Microsoft’s latest cloud computing onslaught is a nascent “Data as a Service” offering launched this week at the Professional Developers Conference in Los Angeles.
From his keynote perch, Microsoft chief software architect Ray Ozzie urged attendees to keep information in mind when they develop cloud computing apps. Microsoft’s proposed data service, code-named Dallas, aggregates reams of public data and will make it available by subscription so that it can be parsed, reconfigured and displayed as needed and incorporated in other applications.
Microsoft watchers could be forgiven if they view this through Microsoft’s Google eyes. Google, a pioneer in cloud computing, made its name and fortune indexing and surfacing all sorts of data using an ad-based model that makes it available free to consumers. Dallas will be a subscription service, according to Ozzie.
Dallas was built on Azure and SQL Azure to be an “open catalog and marketplace of public and commercial data,” Ozzie said.
“Our world is increasingly wired with sensors that are recording unimaginable volumes of data, not only on us and what we do but on the physical world around us, healthcare, government, the environment,” he said.
“That data does no good unless we turn the potential into the kinetic — into apps and solutions wrapped around that data. Weave together that public domain content with your own content,” Ozzie said.
With a common API granting access to data across a number of providers, Dallas could require less developer effort to generate enterprise mashups, said Rob Sanfilippo, an analyst at Directions on Microsoft. Such ad hoc data integrations often rely on HTTP, but can require considerable data access coding to tie together, he said.
The availability of good data at low cost would be a boon to anyone building e-commerce applications, added Carl Mazzanti, president of eMazzanti Technologies, a Hoboken, N.J.-based Microsoft partner. “Any time you can get good data delivered to you that is inexpensive and that you don’t have to maintain could be very useful,” he added.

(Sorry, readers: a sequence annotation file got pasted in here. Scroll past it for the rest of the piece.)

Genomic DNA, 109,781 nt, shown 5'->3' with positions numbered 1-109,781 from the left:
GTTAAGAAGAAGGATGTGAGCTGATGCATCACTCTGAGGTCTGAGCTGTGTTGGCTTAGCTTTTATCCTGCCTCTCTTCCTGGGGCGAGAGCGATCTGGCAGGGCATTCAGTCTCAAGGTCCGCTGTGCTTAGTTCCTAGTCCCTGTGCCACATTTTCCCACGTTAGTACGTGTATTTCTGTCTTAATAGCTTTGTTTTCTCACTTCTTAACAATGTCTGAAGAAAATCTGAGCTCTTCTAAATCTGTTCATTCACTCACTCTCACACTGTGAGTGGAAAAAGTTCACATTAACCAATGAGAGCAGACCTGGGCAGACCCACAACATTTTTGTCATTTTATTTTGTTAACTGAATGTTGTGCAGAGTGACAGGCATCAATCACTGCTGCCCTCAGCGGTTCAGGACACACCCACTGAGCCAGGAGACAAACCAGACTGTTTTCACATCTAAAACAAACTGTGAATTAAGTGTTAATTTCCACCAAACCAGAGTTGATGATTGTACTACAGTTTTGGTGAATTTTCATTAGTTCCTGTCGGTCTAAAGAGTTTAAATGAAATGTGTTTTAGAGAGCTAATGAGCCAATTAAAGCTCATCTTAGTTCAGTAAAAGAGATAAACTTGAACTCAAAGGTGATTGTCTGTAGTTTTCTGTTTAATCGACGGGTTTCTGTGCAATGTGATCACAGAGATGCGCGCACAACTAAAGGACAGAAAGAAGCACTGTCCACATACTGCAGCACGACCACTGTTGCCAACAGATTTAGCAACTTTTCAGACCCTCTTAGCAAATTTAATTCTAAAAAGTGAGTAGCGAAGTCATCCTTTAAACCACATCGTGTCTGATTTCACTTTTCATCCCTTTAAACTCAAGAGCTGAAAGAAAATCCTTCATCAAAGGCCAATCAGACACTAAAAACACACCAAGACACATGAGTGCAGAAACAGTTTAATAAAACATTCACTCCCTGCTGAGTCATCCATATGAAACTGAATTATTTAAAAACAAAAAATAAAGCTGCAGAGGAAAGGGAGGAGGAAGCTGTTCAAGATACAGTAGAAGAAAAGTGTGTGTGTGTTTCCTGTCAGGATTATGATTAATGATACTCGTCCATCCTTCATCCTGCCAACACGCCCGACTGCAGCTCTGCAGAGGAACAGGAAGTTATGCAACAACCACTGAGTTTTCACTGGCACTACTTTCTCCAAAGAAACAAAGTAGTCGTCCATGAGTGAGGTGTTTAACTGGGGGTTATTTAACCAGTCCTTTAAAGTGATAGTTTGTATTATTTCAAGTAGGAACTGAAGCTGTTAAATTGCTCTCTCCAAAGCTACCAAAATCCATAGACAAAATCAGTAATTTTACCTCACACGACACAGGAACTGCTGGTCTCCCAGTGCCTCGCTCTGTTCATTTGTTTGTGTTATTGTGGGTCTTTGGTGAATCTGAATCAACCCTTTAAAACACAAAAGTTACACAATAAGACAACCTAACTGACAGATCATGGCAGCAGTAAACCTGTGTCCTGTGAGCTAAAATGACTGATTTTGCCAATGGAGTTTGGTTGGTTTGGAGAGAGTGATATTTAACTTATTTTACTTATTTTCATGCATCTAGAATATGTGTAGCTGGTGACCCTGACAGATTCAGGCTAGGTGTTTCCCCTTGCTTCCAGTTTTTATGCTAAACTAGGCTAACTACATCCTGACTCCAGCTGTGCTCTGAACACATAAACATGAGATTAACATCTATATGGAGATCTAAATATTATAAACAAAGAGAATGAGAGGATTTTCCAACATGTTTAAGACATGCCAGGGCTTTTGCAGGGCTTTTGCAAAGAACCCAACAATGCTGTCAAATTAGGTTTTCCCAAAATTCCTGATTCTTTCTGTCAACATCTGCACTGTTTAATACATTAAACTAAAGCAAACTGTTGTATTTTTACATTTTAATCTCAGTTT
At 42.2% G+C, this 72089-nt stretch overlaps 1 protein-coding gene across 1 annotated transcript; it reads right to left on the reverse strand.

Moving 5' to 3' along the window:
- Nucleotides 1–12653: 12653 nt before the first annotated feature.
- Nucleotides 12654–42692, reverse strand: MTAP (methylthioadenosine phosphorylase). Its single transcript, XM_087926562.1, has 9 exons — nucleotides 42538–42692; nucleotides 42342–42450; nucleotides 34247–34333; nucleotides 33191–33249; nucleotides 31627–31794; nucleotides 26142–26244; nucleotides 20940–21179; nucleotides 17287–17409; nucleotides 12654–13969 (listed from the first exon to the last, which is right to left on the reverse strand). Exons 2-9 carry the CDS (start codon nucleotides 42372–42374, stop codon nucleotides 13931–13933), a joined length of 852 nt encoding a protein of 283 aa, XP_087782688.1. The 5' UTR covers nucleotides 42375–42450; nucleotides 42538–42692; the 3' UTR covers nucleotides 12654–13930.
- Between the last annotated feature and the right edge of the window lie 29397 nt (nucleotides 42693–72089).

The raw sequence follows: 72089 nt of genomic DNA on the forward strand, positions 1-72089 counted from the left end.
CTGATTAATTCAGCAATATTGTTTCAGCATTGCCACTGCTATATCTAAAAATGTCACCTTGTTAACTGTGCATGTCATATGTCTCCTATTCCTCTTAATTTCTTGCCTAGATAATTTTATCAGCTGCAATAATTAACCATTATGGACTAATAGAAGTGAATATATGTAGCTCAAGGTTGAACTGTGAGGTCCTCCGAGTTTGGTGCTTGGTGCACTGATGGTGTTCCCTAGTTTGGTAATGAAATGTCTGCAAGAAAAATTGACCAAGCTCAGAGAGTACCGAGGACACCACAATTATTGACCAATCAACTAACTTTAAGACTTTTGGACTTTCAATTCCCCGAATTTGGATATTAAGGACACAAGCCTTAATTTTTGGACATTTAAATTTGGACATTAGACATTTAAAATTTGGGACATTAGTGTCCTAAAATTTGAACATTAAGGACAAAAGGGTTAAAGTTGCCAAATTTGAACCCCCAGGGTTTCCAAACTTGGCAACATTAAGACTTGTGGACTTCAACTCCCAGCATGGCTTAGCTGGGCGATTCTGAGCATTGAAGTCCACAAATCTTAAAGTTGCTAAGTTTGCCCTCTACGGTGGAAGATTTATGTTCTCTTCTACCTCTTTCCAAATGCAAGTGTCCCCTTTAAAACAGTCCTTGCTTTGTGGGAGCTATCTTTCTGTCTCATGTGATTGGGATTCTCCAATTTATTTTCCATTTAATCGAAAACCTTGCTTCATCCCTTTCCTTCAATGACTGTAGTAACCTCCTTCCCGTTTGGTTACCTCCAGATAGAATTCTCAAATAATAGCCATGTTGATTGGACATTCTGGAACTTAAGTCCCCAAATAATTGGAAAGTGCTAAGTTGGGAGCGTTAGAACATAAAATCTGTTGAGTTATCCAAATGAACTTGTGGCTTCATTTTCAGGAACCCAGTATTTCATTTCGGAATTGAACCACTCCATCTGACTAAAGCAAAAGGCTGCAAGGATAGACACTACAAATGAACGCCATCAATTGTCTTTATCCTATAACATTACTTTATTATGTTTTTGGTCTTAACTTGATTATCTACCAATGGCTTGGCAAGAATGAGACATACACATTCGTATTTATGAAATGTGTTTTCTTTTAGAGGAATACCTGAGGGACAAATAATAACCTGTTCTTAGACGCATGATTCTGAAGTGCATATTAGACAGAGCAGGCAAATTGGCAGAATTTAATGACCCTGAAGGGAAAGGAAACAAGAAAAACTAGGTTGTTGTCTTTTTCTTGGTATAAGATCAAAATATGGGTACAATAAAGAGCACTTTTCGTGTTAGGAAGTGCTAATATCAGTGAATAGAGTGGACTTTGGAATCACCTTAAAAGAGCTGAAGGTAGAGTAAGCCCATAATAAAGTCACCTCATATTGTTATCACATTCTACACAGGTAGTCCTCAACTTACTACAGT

What looks like a way to mine and harness data may seem like a boon to vendors, but a big brother nightmare to others.
Ozzie reiterated the Azure timeline already public on Microsoft Blogs and that the free Azure community technology preview (CTP) will continue through year’s end. Microsoft will test out reliability and payment systems in January, and the switch to paid services will happen Feb. 1, 2010.
PDC attendees can register for the Dallas community technical preview this week.
This report was updated Tuesday night with additional analyst and partner comments.
Rob Barry contributed to this story.
Barbara Darrow is the Senior News
Carl Mazzanti is Co-Founder and President of eMazzanti Technologies, Microsoft’s four time Partner of the Year and one of the premier IT consulting services for businesses throughout the New York metropolitan area and internationally. Carl and his company manage over 400 active accounts ranging from professional services firms to high-end global retailers.
eMazzanti is all about delivering powerful, efficient outsourced IT services, such as computer network management and troubleshooting, managed print, PCI DSS compliance, green computing, mobile workforce technology, information security, cloud computing, and business continuity and disaster recovery.
Carl Mazzanti is also a frequent business conference speaker and technology talk show guest and contributor at Microsoft-focused events, including frequent prominent roles at the Microsoft Inspire (Worldwide Partner Conference / WPC).
Carl, a serial Entrepreneur, gives back to the community through Entrepreneur teaching engagements at Georgetown University, the company’s ocean wildlife conservation effort, the Blue Project, and Tree Mazzanti.